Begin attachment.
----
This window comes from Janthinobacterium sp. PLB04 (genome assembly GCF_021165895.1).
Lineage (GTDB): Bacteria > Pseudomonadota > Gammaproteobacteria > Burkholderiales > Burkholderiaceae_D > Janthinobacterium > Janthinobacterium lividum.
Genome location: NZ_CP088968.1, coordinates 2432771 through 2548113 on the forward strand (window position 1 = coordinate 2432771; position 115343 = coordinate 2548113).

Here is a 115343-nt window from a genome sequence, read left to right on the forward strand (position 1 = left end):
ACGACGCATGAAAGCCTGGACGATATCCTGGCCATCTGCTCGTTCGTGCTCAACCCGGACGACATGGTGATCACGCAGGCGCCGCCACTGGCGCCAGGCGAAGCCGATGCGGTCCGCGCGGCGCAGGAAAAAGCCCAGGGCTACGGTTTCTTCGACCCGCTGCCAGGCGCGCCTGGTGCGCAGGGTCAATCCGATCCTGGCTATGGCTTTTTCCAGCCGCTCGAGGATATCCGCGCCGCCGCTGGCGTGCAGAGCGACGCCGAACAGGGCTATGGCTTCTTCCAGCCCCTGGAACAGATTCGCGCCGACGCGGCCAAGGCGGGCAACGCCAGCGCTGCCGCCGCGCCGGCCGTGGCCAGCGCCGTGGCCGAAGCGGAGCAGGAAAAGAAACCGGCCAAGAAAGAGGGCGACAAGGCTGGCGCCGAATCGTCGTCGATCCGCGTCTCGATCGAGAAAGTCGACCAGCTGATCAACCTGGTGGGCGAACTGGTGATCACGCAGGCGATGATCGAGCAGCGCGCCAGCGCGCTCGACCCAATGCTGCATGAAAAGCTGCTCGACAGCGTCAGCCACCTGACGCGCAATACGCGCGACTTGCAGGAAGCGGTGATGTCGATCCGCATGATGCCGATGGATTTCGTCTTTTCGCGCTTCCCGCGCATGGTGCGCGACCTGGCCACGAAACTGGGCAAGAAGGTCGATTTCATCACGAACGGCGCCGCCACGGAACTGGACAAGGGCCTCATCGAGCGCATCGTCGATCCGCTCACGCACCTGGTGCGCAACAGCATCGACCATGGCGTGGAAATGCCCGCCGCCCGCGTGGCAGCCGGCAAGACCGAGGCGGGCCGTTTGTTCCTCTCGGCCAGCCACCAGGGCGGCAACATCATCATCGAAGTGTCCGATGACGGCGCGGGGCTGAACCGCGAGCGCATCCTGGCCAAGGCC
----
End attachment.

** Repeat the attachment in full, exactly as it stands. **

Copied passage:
This window comes from Janthinobacterium sp. PLB04 (genome assembly GCF_021165895.1).
Lineage (GTDB): Bacteria > Pseudomonadota > Gammaproteobacteria > Burkholderiales > Burkholderiaceae_D > Janthinobacterium > Janthinobacterium lividum.
Genome location: NZ_CP088968.1, coordinates 2432771 through 2548113 on the forward strand (window position 1 = coordinate 2432771; position 115343 = coordinate 2548113).

Here is a 115343-nt window from a genome sequence, read left to right on the forward strand (position 1 = left end):
ACGACGCATGAAAGCCTGGACGATATCCTGGCCATCTGCTCGTTCGTGCTCAACCCGGACGACATGGTGATCACGCAGGCGCCGCCACTGGCGCCAGGCGAAGCCGATGCGGTCCGCGCGGCGCAGGAAAAAGCCCAGGGCTACGGTTTCTTCGACCCGCTGCCAGGCGCGCCTGGTGCGCAGGGTCAATCCGATCCTGGCTATGGCTTTTTCCAGCCGCTCGAGGATATCCGCGCCGCCGCTGGCGTGCAGAGCGACGCCGAACAGGGCTATGGCTTCTTCCAGCCCCTGGAACAGATTCGCGCCGACGCGGCCAAGGCGGGCAACGCCAGCGCTGCCGCCGCGCCGGCCGTGGCCAGCGCCGTGGCCGAAGCGGAGCAGGAAAAGAAACCGGCCAAGAAAGAGGGCGACAAGGCTGGCGCCGAATCGTCGTCGATCCGCGTCTCGATCGAGAAAGTCGACCAGCTGATCAACCTGGTGGGCGAACTGGTGATCACGCAGGCGATGATCGAGCAGCGCGCCAGCGCGCTCGACCCAATGCTGCATGAAAAGCTGCTCGACAGCGTCAGCCACCTGACGCGCAATACGCGCGACTTGCAGGAAGCGGTGATGTCGATCCGCATGATGCCGATGGATTTCGTCTTTTCGCGCTTCCCGCGCATGGTGCGCGACCTGGCCACGAAACTGGGCAAGAAGGTCGATTTCATCACGAACGGCGCCGCCACGGAACTGGACAAGGGCCTCATCGAGCGCATCGTCGATCCGCTCACGCACCTGGTGCGCAACAGCATCGACCATGGCGTGGAAATGCCCGCCGCCCGCGTGGCAGCCGGCAAGACCGAGGCGGGCCGTTTGTTCCTCTCGGCCAGCCACCAGGGCGGCAACATCATCATCGAAGTGTCCGATGACGGCGCGGGGCTGAACCGCGAGCGCATCCTGGCCAAGGCC